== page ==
Minimally Invasive Repair of Gastro-gastric Fistula After Roux-en-Y Gastric Bypass

Pablo Quadri, MD, Raquel Gonzalez-Heredia, MD, PhD, Kristen Patton, MD, Lisa Sanchez-Johnsen, PhD, Enrique F Elli, MD, FACS. UIC

Introduction: Since the introduction of divided Roux -en- Y Gastric Bypass (RYGBP), the incidence of gastro-gastric fistula has been greatly reduced. When a fistula is present, it is usually followed by weight gain, abdominal pain or refractory ulcers. Fistulization between gastric segments is a late complication after (RYGBP).  There are many ways to approach the resolution of this complication which depends on the characteristics of the fistula.  

Material and Methods: The patient was a 46-year-old woman with history of mild GERD, hypertension, depression and fibromyalgia. She reported having the Gastric Bypass surgery in 2003.  It went well, but two years ago, she started to have severe epigastric pain, GERD and bloating.  The EGD showed a 3 cm gastro-gastric fistula, in communication with the gastric remnant and a patent gastro-jejunostomy. The patient then underwent minimally invasive robotic-assisted repair of the fistula.

Results: The procedure started with a diagnostic laparoscopy that showed adhesions. The liver was densely adhered to the small bowel and the stomach. On the lateral side, the remaining stomach was densely adhered to the spleen and the liver. Using the monopolar hook, those adhesions were removed.  With a clear dissection and anatomy, we performed an intra-operative endoscopy to confirm the anatomy. Using the monopolar hook, the esophagus was dissected cephalically in the mediastinum.  There was a medium hiatal hernia. It was repaired using interrupted non absorbable 2.0 suture to close the anterior hiatus. The gastric pouch was completely dissected from the gastric remnant.  With the fistula completely dissected we used a stapler for the transection.  In this way, the gastro-gastric fistula was completely dismantled.  Another endoscopy was performed to visualize the closure and no air leak or bleeding was seen. There were no intra- or post-operative complications. The estimated blood loss was 80cc.  The patient’s symptoms improved dramatically after surgery, being discharged on POD 1.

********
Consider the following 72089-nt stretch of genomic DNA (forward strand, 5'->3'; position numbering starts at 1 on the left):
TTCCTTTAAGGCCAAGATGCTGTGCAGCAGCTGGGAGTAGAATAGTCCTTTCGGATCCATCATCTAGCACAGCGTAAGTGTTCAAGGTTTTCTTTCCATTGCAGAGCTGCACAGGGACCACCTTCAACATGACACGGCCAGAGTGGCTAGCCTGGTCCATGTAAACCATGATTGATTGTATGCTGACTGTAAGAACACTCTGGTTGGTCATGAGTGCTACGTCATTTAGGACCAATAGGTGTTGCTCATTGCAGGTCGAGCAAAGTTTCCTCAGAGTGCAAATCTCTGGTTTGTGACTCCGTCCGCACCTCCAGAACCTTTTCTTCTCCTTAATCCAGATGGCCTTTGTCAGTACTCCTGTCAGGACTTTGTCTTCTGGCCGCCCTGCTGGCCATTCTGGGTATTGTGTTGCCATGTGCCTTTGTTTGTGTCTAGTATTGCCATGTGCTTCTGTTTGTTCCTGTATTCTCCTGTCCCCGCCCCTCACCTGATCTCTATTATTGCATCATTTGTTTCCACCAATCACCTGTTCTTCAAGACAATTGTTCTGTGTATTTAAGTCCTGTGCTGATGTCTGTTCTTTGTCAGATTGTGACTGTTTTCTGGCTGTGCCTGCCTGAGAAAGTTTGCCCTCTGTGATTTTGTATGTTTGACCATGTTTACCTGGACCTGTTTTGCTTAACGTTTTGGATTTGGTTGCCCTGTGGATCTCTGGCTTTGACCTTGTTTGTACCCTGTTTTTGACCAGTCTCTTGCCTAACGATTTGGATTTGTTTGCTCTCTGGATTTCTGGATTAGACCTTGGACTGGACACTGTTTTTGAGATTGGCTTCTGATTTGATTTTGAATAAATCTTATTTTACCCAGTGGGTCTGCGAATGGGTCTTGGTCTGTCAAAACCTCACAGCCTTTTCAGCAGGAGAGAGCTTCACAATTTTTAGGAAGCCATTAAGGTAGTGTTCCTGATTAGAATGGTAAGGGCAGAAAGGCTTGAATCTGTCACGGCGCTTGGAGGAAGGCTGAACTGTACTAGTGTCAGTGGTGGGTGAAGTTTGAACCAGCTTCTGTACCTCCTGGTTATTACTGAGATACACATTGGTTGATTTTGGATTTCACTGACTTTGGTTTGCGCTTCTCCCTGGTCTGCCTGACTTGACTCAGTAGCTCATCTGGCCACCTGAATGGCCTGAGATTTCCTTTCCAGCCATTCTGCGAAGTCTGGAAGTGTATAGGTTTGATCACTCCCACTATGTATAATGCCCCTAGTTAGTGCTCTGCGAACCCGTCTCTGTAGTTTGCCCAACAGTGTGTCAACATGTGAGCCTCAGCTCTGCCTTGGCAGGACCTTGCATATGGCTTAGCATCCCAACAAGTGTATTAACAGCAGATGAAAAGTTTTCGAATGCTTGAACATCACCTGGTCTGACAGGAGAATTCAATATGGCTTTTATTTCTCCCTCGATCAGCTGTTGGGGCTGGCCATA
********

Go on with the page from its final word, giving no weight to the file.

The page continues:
Conclusions: Some patients with gastro-gastric fistula will be completely asymptomatic, and can be managed conservatively. There is no standardized surgical treatment approach for symptomatic gastro-gastric fistula. The use of a robotic-assisted approach and intra-operative endoscopy are tools that can facilitate dissection and precision, and provide surgeons with a better visualization of the anatomy while reducing morbidity and mortality rates.

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